This refers the article by Mr Imran Khan published in The News (May 14) in response to my article previously published on these pages. It occurs to me that Mr Khan has totally misunderstood the issue by picking up the thread from the wrong end. The issue is not confined to ethnic labelling only. The primary issue is that of stripping the people of Hazara of their identity by calling them “Punjabiyan”. While I strongly believe that Punjabis are equally respectable as anyone else on this planet, I know for a fact that the reference “Punjabiyan” is made in the Pashto-speaking areas quite often in a contemptuous way. This attitude of people in the Pashto-speaking areas is particularly painful for those from Hazara who are of Pukhtun origin. For them, it is difficult to accept when the people of their own race try to outcast them for the wounds caused by your own people always leave dirty scars. It was particularly this issue that I had highlighted in my article which I feel is one of the main causes behind the reaction of the people of Hazara. I had mentioned that the common perception amongst the Hazarewals is that they are being singled out by the Pukhtun nationalists due to the key role they had played in the historic referendum of 1947. The objective of my article was also to highlight the fact that the renaming of the province was not the main issue. If the people of Hazara had accepted the renaming of Haripur, Abbottabad and Mansehra, why would they object to the new name of the province just for the sake of it, particularly those who are themselves Pukhtuns? Mr Khan has referred to some famous racial divides – the Irish and the English, the Pukhtuns and the Muhajirs, and, the Bengalis and the West Pakistanis. None of these serves as the right parallel to the problem of Hazara. In all these cases, there were two different races involved. Even otherwise, I am not sure if we should follow these examples as a lot of blood was lost in these divides. The reference to various chief ministers of the province hailing from Hazara is also not relevant. Just to close out on this, Hazara has been a strong base for the Muslim League and has been the reason for their government in the province. The Muslim League has chosen chief ministers from Hazara to keep its ground intact. However, I don’t think it has any relevance to the present issue. Mr Khan has also provided statistics to substantiate the claim that the region of Hazara has been adequately looked after in developmental terms. Without going into the details of those statistics, I am not sure if development alone can do the trick. The argument regarding the development of the Hazara region itself requires us to find out and address the real cause behind the demand for a separate province that now carries the cost of a few lives. If development were sufficient to keep the people together, then East Pakistan would not have become Bangladesh. I present to you some developmental statistics for East Pakistan that are from the book The Agony of Pakistan (page 115) written by Sir Zafarulla Khan, our first foreign minister who later became the president of the UN General Assembly and then the president of the International Court of Justice. * East Pakistan’s revenue receipts increased from Rs169m in 1947-48 to Rs1,789m in 1969-70. During the same period, the revenue receipts of Dacca Municipality increased from Rs1.6m to Rs16.3m and that of Chittagong Municipality from Rs0.75m to Rs15m. * In 1947, there were no jute mills in East Pakistan. By 1970, it had 55 jute mills processing 3 million bales of jute. * Between 1947 and 1970, the number of post offices in East Pakistan doubled from 3,000 to 6,000 and telephone connections increased from 3,000 to over 50,000. * Between 1947 and 1970, the length of high-type roads in East Pakistan increased from 240 miles to 2,400 miles and low-type roads from nil to 1,400 miles. * The handling capacity of Chittagong port was increased from 0.5m tons in 1947 to 4.7m tons in 1969. An additional port established in Chalna had a handling capacity of over 2m tons. * In 1947, there were only two small airports (Dacca and Chittagong). By 1970, there were a number of small airports and airstrips while the Dacca Airport was upgraded to handle jet planes. * Of the total developmental loans of Rs15,266m made available by the government of Pakistan between 1947 and 1970, more than 55 per cent went to East Pakistan. * Between 1960 and 1969, of the total revenues of Rs8,0451m contributed by East Pakistan, an amount of Rs3,884m (48 per cent) was refunded to it as provincial allocation. During the same period, of the total revenue of Rs22,371m contributed by West Pakistan, an amount of Rs4,000m (18 per cent) was refunded to it as provincial allocation. * The only steel mill was established at Chittagong and the only newsprint plant was set up at Khulna. The above-mentioned facts clearly failed to impress our Bengali brothers who parted ways with us. Their problems did not arise in1971. The seed of Bengali nationalism was planted in the early years of Pakistan when processions were taken out in East Pakistan against the adoption of Urdu as the national language. Our dismissive approach complicated the issue and provided opportunities to our enemies who exploited the emotions of our brothers. We should not repeat the same mistakes. As a result of strain between any two sections of a society, howsoever distinct, the people of each section start receding to their respective nuclei. In the next phase, they try to detach themselves from the part they consider as the source of pain. The region of Hazara is now moving towards phase two. This is a sensitive matter and needs careful attention, particularly considering our history and the present state of affairs. The objective of my article was to raise an issue and to jolt minds, hoping that better sense would start prevailing. We should accept our problems and try to address them, rather than going for a cover up approach. Some of the comments made by the participants in a TV show recently and some videos that can be found on Youtube of the speeches made in the processions that were brought out by people in favour of Hazara province clarify the point further that it is the rejection of the identity of Hazarewals that is being exploited to flare up emotions. I had mentioned in my post to The News published on May 13, 2010 that I support the view that all Divisions should be made provinces. However, it should be done for the purpose of administrative ease only. Dividing a province on the basis of ethnic differences may lead to further subdivisions and no one knows where it will stop. We need to consider the future implications of any such move. http://www.thenews.com.pk/daily_detail.asp?id=239856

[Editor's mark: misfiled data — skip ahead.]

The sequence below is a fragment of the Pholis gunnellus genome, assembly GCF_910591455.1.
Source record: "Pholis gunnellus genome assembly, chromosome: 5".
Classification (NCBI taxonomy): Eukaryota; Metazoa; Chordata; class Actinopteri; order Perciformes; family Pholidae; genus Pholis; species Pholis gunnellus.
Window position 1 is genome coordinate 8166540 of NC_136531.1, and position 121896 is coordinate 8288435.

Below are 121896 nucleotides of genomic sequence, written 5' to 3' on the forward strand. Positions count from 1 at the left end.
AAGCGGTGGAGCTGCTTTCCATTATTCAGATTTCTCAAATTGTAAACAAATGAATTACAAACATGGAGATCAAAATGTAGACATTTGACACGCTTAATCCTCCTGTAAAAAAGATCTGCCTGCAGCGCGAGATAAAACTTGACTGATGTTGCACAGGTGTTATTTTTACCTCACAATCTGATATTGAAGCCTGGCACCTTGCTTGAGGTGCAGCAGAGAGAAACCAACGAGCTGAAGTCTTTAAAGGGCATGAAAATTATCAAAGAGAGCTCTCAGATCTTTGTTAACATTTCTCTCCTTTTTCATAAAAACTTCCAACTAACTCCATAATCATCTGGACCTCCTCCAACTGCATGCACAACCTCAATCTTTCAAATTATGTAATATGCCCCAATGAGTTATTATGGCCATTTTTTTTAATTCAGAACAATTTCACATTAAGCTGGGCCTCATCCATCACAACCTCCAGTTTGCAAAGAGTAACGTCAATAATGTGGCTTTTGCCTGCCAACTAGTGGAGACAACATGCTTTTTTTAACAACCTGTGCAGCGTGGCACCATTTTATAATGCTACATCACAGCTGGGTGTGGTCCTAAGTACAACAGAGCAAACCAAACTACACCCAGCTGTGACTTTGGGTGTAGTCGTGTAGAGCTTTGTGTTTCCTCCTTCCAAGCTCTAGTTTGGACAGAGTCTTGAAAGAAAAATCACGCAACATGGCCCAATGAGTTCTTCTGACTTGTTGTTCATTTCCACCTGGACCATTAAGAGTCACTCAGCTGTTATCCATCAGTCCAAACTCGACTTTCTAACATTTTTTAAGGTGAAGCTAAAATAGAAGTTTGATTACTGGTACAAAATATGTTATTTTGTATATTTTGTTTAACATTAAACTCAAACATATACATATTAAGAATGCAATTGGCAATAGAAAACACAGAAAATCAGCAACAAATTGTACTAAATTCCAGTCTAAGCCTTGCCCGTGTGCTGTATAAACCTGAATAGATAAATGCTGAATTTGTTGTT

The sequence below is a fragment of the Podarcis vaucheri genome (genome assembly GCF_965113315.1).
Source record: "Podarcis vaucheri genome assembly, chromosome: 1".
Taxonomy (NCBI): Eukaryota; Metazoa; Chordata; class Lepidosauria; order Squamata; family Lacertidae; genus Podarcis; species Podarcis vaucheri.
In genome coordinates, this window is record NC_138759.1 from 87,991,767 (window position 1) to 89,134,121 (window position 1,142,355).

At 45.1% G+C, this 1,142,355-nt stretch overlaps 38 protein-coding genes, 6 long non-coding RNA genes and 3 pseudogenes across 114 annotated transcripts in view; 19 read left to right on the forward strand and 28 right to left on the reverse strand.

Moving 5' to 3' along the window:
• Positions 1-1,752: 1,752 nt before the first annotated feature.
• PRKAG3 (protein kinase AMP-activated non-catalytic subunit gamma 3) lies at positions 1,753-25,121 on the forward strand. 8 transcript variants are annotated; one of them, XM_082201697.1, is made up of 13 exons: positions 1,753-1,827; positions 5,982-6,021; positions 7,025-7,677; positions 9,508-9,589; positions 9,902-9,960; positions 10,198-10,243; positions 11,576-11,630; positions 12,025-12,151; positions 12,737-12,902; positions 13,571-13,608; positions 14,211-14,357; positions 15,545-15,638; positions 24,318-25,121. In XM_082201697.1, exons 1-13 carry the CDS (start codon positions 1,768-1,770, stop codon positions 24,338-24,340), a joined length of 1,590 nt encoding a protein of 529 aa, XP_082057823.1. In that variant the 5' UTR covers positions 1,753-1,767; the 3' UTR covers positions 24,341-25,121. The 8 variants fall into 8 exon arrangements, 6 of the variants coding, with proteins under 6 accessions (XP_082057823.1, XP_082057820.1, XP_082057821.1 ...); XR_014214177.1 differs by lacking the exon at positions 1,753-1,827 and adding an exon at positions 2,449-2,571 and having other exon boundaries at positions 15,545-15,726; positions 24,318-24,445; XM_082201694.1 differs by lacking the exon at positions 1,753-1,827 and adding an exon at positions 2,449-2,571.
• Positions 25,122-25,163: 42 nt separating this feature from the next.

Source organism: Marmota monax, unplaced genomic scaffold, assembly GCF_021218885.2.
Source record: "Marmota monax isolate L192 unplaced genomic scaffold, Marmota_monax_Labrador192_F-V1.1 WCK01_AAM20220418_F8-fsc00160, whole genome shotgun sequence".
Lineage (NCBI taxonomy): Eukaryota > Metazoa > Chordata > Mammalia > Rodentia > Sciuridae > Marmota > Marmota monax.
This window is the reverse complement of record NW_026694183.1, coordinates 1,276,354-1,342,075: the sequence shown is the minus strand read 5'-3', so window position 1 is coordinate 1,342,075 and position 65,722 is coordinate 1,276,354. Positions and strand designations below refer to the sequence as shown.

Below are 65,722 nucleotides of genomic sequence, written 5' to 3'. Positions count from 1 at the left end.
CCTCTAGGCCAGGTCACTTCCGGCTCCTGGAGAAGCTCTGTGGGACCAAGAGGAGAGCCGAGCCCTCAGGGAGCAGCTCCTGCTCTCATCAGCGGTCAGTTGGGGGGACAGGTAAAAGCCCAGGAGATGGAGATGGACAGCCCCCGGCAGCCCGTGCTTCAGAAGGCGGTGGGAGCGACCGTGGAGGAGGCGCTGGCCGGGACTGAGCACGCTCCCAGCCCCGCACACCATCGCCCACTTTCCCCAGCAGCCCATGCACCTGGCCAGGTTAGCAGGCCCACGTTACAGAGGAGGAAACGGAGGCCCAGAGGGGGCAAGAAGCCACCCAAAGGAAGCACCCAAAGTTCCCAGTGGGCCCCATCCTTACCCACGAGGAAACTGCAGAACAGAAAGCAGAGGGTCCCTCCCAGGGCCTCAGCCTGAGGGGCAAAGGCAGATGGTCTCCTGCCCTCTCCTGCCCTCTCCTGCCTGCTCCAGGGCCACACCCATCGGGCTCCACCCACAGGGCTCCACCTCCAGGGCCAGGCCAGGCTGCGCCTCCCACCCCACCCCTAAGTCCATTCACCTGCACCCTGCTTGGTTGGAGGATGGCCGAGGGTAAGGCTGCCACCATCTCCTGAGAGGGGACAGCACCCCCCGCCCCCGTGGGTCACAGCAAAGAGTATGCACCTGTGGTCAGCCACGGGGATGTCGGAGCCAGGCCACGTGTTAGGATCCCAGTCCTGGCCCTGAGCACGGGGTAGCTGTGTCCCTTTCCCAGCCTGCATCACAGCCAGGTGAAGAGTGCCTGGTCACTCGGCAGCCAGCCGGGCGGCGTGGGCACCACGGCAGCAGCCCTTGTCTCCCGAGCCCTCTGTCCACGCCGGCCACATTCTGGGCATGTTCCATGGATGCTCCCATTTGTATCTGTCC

May 17, 2010 No Comments